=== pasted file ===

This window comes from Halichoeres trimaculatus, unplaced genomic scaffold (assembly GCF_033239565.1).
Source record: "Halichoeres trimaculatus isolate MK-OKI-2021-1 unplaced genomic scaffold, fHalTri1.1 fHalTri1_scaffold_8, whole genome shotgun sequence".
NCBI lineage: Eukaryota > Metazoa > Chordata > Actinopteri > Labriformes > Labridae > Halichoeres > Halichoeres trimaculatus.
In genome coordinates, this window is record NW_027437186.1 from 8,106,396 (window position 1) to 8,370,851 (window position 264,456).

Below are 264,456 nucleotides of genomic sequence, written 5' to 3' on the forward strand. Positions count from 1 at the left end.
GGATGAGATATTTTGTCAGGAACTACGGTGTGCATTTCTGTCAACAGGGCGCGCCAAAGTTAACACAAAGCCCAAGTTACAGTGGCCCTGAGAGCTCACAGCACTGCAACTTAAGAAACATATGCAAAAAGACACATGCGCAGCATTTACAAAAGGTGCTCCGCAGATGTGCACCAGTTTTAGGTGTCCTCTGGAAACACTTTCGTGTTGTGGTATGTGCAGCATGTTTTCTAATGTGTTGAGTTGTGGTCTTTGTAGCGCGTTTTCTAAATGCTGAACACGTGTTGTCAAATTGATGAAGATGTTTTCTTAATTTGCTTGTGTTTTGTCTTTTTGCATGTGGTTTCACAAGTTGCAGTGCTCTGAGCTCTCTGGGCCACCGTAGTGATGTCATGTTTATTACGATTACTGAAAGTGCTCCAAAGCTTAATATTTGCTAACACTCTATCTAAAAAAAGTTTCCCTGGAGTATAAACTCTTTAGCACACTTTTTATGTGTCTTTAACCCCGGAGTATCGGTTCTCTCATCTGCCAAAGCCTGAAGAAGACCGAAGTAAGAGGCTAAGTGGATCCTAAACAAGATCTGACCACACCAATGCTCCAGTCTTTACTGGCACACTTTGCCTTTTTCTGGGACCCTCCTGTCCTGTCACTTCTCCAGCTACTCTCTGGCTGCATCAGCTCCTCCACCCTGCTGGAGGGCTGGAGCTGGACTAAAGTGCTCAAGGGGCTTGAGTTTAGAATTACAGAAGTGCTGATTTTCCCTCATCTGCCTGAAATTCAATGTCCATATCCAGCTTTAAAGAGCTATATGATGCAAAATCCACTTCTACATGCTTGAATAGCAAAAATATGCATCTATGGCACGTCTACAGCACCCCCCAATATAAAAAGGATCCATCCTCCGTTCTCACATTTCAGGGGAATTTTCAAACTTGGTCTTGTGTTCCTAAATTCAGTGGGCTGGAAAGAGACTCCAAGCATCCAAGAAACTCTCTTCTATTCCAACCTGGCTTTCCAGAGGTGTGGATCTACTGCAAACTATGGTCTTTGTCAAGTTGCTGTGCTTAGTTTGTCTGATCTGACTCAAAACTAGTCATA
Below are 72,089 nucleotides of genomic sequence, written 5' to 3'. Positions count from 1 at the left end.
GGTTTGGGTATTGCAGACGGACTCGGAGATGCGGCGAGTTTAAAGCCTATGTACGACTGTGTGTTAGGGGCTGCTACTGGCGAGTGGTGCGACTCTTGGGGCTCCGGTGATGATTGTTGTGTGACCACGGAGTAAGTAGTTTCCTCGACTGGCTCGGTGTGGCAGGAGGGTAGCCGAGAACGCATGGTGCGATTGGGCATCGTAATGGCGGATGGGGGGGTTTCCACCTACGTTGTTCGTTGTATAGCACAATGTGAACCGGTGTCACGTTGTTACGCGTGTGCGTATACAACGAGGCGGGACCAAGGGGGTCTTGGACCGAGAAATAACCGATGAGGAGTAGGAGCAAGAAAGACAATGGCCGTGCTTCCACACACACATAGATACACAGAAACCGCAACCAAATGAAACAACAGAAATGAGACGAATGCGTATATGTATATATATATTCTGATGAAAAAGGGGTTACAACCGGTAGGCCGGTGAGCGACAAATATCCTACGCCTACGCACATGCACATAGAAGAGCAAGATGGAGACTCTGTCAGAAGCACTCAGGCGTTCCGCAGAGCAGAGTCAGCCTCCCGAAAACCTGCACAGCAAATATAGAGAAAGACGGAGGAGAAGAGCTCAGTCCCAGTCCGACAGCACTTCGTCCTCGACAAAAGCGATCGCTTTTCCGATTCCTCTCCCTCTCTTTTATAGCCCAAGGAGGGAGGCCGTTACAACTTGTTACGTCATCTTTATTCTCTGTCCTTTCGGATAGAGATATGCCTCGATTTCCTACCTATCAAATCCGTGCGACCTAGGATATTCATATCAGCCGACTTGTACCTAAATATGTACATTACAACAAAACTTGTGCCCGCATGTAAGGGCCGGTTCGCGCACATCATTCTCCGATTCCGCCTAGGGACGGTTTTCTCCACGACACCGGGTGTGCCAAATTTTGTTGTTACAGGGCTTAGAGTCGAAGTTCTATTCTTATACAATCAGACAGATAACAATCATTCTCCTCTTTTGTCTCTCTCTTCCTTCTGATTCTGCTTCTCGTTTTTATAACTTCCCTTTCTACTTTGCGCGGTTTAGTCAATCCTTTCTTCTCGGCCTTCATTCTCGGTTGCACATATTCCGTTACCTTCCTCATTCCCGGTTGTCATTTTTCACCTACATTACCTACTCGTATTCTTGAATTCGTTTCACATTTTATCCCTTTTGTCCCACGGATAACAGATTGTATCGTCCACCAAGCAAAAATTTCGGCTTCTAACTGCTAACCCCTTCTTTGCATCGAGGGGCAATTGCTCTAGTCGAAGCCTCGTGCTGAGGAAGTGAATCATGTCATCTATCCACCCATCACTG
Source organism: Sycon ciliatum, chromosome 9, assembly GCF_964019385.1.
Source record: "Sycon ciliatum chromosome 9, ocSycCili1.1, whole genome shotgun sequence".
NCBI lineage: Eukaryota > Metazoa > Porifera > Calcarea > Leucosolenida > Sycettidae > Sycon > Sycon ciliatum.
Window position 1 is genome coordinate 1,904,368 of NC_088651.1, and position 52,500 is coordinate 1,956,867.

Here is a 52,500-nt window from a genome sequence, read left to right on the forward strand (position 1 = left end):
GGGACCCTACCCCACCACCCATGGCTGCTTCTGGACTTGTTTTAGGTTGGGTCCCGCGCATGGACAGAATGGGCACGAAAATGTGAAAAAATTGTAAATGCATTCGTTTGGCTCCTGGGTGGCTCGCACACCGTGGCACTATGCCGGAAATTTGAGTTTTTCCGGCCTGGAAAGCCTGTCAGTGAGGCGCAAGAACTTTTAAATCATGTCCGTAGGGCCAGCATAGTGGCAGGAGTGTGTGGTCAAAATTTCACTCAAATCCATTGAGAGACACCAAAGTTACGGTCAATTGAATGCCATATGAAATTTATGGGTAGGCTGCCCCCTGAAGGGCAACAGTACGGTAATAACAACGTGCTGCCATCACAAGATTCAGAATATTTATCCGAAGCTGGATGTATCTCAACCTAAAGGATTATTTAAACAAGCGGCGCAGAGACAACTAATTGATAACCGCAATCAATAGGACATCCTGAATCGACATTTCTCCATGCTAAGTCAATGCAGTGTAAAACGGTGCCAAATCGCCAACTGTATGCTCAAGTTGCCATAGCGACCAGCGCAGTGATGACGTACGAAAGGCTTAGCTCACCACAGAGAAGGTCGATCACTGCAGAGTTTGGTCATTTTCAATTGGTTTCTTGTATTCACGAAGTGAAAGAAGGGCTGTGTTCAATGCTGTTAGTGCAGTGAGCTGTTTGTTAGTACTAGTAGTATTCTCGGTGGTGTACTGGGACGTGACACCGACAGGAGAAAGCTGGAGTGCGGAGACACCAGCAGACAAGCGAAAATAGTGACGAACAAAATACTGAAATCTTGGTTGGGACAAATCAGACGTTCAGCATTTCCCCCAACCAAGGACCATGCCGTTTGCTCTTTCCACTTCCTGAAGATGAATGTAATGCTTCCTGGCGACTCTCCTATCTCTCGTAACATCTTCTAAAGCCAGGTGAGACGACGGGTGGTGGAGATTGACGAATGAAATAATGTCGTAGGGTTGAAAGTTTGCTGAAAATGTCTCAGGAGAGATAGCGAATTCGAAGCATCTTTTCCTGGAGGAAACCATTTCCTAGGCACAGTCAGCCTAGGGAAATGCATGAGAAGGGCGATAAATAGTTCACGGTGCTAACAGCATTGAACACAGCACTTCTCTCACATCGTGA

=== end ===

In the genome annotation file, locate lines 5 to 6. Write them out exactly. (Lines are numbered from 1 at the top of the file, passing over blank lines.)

Below are 264,456 nucleotides of genomic sequence, written 5' to 3' on the forward strand. Positions count from 1 at the left end.
GGATGAGATATTTTGTCAGGAACTACGGTGTGCATTTCTGTCAACAGGGCGCGCCAAAGTTAACACAAAGCCCAAGTTACAGTGGCCCTGAGAGCTCACAGCACTGCAACTTAAGAAACATATGCAAAAAGACACATGCGCAGCATTTACAAAAGGTGCTCCGCAGATGTGCACCAGTTTTAGGTGTCCTCTGGAAACACTTTCGTGTTGTGGTATGTGCAGCATGTTTTCTAATGTGTTGAGTTGTGGTCTTTGTAGCGCGTTTTCTAAATGCTGAACACGTGTTGTCAAATTGATGAAGATGTTTTCTTAATTTGCTTGTGTTTTGTCTTTTTGCATGTGGTTTCACAAGTTGCAGTGCTCTGAGCTCTCTGGGCCACCGTAGTGATGTCATGTTTATTACGATTACTGAAAGTGCTCCAAAGCTTAATATTTGCTAACACTCTATCTAAAAAAAGTTTCCCTGGAGTATAAACTCTTTAGCACACTTTTTATGTGTCTTTAACCCCGGAGTATCGGTTCTCTCATCTGCCAAAGCCTGAAGAAGACCGAAGTAAGAGGCTAAGTGGATCCTAAACAAGATCTGACCACACCAATGCTCCAGTCTTTACTGGCACACTTTGCCTTTTTCTGGGACCCTCCTGTCCTGTCACTTCTCCAGCTACTCTCTGGCTGCATCAGCTCCTCCACCCTGCTGGAGGGCTGGAGCTGGACTAAAGTGCTCAAGGGGCTTGAGTTTAGAATTACAGAAGTGCTGATTTTCCCTCATCTGCCTGAAATTCAATGTCCATATCCAGCTTTAAAGAGCTATATGATGCAAAATCCACTTCTACATGCTTGAATAGCAAAAATATGCATCTATGGCACGTCTACAGCACCCCCCAATATAAAAAGGATCCATCCTCCGTTCTCACATTTCAGGGGAATTTTCAAACTTGGTCTTGTGTTCCTAAATTCAGTGGGCTGGAAAGAGACTCCAAGCATCCAAGAAACTCTCTTCTATTCCAACCTGGCTTTCCAGAGGTGTGGATCTACTGCAAACTATGGTCTTTGTCAAGTTGCTGTGCTTAGTTTGTCTGATCTGACTCAAAACTAGTCATA